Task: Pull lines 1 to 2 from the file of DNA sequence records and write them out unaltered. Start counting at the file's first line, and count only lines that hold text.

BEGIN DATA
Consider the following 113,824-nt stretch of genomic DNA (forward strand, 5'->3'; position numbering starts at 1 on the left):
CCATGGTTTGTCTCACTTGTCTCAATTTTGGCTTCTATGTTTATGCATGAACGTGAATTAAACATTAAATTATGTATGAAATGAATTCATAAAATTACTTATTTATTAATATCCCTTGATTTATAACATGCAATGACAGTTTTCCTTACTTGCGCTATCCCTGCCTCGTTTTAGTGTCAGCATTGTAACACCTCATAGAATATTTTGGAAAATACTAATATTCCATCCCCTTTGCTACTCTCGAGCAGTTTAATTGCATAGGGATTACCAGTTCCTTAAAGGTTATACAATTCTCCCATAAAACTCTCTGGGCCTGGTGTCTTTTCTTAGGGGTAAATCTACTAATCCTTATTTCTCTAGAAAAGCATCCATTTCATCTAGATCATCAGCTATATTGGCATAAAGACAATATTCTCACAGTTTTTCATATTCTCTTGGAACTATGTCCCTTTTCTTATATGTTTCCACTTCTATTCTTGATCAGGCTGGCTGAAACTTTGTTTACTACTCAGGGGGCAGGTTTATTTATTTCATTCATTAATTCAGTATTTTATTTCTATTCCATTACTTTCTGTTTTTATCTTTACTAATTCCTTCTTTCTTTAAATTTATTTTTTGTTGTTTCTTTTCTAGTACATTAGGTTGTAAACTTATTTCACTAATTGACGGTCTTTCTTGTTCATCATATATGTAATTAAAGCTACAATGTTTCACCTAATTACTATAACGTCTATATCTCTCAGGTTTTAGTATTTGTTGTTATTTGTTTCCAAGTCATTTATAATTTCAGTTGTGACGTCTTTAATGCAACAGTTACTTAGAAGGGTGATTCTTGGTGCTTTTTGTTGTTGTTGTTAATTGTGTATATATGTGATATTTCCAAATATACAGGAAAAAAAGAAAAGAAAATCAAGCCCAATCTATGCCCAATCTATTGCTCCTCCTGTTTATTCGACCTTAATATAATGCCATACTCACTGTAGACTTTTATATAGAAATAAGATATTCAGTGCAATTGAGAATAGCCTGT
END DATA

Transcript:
Consider the following 113,824-nt stretch of genomic DNA (forward strand, 5'->3'; position numbering starts at 1 on the left):
CCATGGTTTGTCTCACTTGTCTCAATTTTGGCTTCTATGTTTATGCATGAACGTGAATTAAACATTAAATTATGTATGAAATGAATTCATAAAATTACTTATTTATTAATATCCCTTGATTTATAACATGCAATGACAGTTTTCCTTACTTGCGCTATCCCTGCCTCGTTTTAGTGTCAGCATTGTAACACCTCATAGAATATTTTGGAAAATACTAATATTCCATCCCCTTTGCTACTCTCGAGCAGTTTAATTGCATAGGGATTACCAGTTCCTTAAAGGTTATACAATTCTCCCATAAAACTCTCTGGGCCTGGTGTCTTTTCTTAGGGGTAAATCTACTAATCCTTATTTCTCTAGAAAAGCATCCATTTCATCTAGATCATCAGCTATATTGGCATAAAGACAATATTCTCACAGTTTTTCATATTCTCTTGGAACTATGTCCCTTTTCTTATATGTTTCCACTTCTATTCTTGATCAGGCTGGCTGAAACTTTGTTTACTACTCAGGGGGCAGGTTTATTTATTTCATTCATTAATTCAGTATTTTATTTCTATTCCATTACTTTCTGTTTTTATCTTTACTAATTCCTTCTTTCTTTAAATTTATTTTTTGTTGTTTCTTTTCTAGTACATTAGGTTGTAAACTTATTTCACTAATTGACGGTCTTTCTTGTTCATCATATATGTAATTAAAGCTACAATGTTTCACCTAATTACTATAACGTCTATATCTCTCAGGTTTTAGTATTTGTTGTTATTTGTTTCCAAGTCATTTATAATTTCAGTTGTGACGTCTTTAATGCAACAGTTACTTAGAAGGGTGATTCTTGGTGCTTTTTGTTGTTGTTGTTAATTGTGTATATATGTGATATTTCCAAATATACAGGAAAAAAAGAAAAGAAAATCAAGCCCAATCTATGCCCAATCTATTGCTCCTCCTGTTTATTCGACCTTAATATAATGCCATACTCACTGTAGACTTTTATATAGAAATAAGATATTCAGTGCAATTGAGAATAGCCTGT